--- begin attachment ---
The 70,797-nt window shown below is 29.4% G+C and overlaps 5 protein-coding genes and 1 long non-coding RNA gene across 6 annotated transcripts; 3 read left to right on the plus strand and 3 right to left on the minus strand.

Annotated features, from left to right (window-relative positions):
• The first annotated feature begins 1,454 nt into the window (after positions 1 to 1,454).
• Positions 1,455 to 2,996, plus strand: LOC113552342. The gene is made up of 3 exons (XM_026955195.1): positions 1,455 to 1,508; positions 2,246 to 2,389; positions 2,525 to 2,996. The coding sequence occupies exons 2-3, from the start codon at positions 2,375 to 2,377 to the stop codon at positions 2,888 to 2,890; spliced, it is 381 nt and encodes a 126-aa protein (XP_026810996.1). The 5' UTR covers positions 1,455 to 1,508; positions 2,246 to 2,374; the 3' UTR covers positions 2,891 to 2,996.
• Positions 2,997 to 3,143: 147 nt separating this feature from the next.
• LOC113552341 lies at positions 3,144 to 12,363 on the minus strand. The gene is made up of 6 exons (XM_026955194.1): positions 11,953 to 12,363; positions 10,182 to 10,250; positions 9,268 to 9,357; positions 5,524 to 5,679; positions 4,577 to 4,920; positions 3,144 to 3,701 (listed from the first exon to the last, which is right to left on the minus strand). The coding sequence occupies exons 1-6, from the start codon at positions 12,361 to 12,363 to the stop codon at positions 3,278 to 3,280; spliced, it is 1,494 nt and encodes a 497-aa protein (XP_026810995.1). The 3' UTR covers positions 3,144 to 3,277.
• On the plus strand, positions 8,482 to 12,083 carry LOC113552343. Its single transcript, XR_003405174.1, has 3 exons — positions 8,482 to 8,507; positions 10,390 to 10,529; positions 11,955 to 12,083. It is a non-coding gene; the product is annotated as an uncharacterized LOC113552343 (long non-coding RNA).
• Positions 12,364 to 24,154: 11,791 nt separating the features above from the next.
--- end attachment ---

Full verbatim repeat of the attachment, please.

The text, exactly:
The 70,797-nt window shown below is 29.4% G+C and overlaps 5 protein-coding genes and 1 long non-coding RNA gene across 6 annotated transcripts; 3 read left to right on the plus strand and 3 right to left on the minus strand.

Annotated features, from left to right (window-relative positions):
• The first annotated feature begins 1,454 nt into the window (after positions 1 to 1,454).
• Positions 1,455 to 2,996, plus strand: LOC113552342. The gene is made up of 3 exons (XM_026955195.1): positions 1,455 to 1,508; positions 2,246 to 2,389; positions 2,525 to 2,996. The coding sequence occupies exons 2-3, from the start codon at positions 2,375 to 2,377 to the stop codon at positions 2,888 to 2,890; spliced, it is 381 nt and encodes a 126-aa protein (XP_026810996.1). The 5' UTR covers positions 1,455 to 1,508; positions 2,246 to 2,374; the 3' UTR covers positions 2,891 to 2,996.
• Positions 2,997 to 3,143: 147 nt separating this feature from the next.
• LOC113552341 lies at positions 3,144 to 12,363 on the minus strand. The gene is made up of 6 exons (XM_026955194.1): positions 11,953 to 12,363; positions 10,182 to 10,250; positions 9,268 to 9,357; positions 5,524 to 5,679; positions 4,577 to 4,920; positions 3,144 to 3,701 (listed from the first exon to the last, which is right to left on the minus strand). The coding sequence occupies exons 1-6, from the start codon at positions 12,361 to 12,363 to the stop codon at positions 3,278 to 3,280; spliced, it is 1,494 nt and encodes a 497-aa protein (XP_026810995.1). The 3' UTR covers positions 3,144 to 3,277.
• On the plus strand, positions 8,482 to 12,083 carry LOC113552343. Its single transcript, XR_003405174.1, has 3 exons — positions 8,482 to 8,507; positions 10,390 to 10,529; positions 11,955 to 12,083. It is a non-coding gene; the product is annotated as an uncharacterized LOC113552343 (long non-coding RNA).
• Positions 12,364 to 24,154: 11,791 nt separating the features above from the next.